Notion of AG as pawn in Coalition row makes no political sense
Published 28/03/2014 | 02:30
THE tit-for-tat theory about Fine Gael going for Labour's Attorney General if Labour went for Fine Gael's Minister for Justice ignores the fundamental workings of the Coalition.
The argument put forward this week was if Labour went for Alan Shatter's head, then Fine Gael would retaliate for Maire Whelan's head.
The role of Attorney General requires a delicate balance between being the Government's legal adviser and having the nous to know what can flare up politically.
The AG's role is set out under Article 30 of the Constitution: "There shall be an Attorney General who shall be the adviser of the Government in matters of law and legal opinion, and shall exercise and perform all such powers, functions and duties as are conferred or imposed on him by this Constitution or by law." Although the Attorney General sits at Cabinet, they are not a member of the Government.
The AG also has to be intimately trusted by the Taoiseach of the day, to whom they directly report.
Ms Whelan would appear to have the confidence of Taoiseach Enda Kenny, who is in regular contact with her about a variety of issues.
"She's more Fine Gael than Labour at this stage," a minister told the Irish Independent.
If she was to be found to be negligent in her dealings with the garda phone-taping scandal, then so be it, her position would come under intense scrutiny.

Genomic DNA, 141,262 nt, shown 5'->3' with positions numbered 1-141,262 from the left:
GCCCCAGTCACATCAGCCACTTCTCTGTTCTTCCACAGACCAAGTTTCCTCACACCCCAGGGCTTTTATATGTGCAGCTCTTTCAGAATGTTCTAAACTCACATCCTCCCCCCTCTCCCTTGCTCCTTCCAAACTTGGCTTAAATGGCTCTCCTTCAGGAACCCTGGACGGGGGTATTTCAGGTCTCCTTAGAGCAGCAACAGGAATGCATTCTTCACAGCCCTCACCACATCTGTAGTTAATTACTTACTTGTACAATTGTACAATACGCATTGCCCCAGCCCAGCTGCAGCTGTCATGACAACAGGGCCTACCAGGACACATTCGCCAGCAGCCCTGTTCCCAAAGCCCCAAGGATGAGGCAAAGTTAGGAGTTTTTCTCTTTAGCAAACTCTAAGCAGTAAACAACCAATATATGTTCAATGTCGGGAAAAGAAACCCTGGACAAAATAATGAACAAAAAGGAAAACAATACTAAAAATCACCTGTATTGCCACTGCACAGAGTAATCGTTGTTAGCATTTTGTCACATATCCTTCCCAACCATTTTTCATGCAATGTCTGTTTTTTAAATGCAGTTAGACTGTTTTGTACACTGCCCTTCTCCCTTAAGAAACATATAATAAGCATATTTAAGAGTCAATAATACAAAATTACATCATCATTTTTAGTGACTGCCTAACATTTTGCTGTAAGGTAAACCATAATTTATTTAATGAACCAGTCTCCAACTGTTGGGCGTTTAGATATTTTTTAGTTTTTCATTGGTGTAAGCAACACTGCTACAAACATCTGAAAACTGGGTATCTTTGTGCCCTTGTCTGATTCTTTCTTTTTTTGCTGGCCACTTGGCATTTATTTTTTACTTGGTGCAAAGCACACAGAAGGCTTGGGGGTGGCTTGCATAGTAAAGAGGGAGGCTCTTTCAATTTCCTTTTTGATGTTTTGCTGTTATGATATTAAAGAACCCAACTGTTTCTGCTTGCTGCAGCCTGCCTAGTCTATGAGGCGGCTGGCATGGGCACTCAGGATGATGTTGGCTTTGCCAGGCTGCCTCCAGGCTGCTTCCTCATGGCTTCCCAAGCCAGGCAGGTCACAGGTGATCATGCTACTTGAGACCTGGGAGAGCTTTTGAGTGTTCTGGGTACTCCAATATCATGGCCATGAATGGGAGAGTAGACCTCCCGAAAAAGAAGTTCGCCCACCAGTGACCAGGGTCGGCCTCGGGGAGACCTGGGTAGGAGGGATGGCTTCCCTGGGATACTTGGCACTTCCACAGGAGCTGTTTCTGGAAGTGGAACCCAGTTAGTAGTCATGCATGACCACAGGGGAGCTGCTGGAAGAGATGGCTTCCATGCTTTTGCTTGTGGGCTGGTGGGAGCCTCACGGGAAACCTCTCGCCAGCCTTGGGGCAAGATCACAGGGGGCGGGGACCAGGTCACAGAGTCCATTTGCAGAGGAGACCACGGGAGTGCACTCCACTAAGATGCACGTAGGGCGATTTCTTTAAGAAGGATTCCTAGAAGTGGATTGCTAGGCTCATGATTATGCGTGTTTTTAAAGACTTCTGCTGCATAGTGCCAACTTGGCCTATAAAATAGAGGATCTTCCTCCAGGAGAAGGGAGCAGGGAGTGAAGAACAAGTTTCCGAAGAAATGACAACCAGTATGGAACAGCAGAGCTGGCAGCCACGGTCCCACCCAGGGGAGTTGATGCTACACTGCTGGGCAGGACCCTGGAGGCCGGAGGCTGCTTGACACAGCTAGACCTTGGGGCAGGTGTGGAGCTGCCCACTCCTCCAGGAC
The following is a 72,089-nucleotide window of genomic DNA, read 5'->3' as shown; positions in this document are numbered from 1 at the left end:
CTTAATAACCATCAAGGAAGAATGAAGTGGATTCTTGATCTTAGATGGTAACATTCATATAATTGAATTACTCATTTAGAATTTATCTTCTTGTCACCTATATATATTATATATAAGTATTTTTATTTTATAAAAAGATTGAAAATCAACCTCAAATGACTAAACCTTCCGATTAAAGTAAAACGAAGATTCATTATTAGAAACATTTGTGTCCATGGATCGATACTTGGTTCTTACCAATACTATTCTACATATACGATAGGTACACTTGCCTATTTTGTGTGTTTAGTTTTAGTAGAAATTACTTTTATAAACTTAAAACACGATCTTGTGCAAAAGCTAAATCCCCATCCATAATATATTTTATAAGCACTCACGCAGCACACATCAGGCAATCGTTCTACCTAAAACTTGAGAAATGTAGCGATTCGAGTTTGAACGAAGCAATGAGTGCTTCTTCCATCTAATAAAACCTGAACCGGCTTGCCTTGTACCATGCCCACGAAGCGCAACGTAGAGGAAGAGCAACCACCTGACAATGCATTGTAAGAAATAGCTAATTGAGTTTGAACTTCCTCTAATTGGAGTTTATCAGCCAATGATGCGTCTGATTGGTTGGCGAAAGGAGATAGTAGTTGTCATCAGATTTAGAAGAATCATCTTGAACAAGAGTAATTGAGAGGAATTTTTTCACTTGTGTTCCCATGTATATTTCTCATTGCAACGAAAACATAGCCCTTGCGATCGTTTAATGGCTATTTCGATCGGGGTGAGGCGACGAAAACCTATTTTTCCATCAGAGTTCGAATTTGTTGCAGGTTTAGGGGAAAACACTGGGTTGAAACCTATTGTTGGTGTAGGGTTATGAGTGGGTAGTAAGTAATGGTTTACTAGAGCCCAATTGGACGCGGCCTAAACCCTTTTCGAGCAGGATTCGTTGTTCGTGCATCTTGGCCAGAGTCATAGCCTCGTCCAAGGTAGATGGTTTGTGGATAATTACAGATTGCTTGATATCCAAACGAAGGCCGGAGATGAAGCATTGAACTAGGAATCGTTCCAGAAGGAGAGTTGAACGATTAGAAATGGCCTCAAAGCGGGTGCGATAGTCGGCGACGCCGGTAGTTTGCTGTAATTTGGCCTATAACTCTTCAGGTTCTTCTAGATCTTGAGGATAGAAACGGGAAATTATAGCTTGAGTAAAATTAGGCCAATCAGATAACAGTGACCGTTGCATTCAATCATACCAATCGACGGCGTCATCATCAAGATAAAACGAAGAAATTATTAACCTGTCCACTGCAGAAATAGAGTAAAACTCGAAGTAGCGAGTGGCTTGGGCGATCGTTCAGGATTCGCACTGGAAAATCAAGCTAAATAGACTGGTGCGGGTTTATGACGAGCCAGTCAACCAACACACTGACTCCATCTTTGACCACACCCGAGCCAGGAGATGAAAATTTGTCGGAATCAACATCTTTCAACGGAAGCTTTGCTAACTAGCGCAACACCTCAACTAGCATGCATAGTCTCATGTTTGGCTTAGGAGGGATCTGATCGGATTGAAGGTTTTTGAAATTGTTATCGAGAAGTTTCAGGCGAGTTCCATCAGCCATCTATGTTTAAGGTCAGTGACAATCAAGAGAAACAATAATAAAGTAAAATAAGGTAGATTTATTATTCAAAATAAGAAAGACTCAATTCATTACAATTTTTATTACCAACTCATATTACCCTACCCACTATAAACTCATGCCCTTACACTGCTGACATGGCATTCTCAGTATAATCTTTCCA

But the notion she would be used as a pawn in a Coalition spat and be seen solely as a Labour plant doesn't hold water.
On the flipside, the idea that Mr Shatter's position was on the block this week seems far more credible.
Except it assumes Labour would have pushed the matter in government by demanding his head.
While the entire Labour senior ministerial ranks were calling on former Garda Commissioner Martin Callinan to withdraw his "disgusting" remarks about the garda whistleblowers, the party left itself a 'get out' clause by claiming it would be "helpful" if he made that move and even left him leeway by saying he could merely "end the controversy".
Going to that extreme would suggest the party didn't have entire confidence in the commissioner and shed few tears at his departure.
Tanaiste Eamon Gilmore went a step further early this week in calling for Mr Shatter to withdraw his statement that the whistleblowers didn't cooperate with the garda investigation into penalty points.
The signals coming from Mr Shatter from Tuesday onwards were he was finally prepared to go down that route.
Labour sources said Mr Shatter's apology "would not have been predicted" some days ago, but the party had not been looking for his resignation.
"That's not our game. Never has been. He has eased the pressure on himself," a senior party source said.
Labour didn't go looking for Health Minister Dr James Reilly's head over the primary care centre affair, when their own junior minister Roisin Shortall walked away on a point of principle.
Labour has shown no appetite to become headhunters.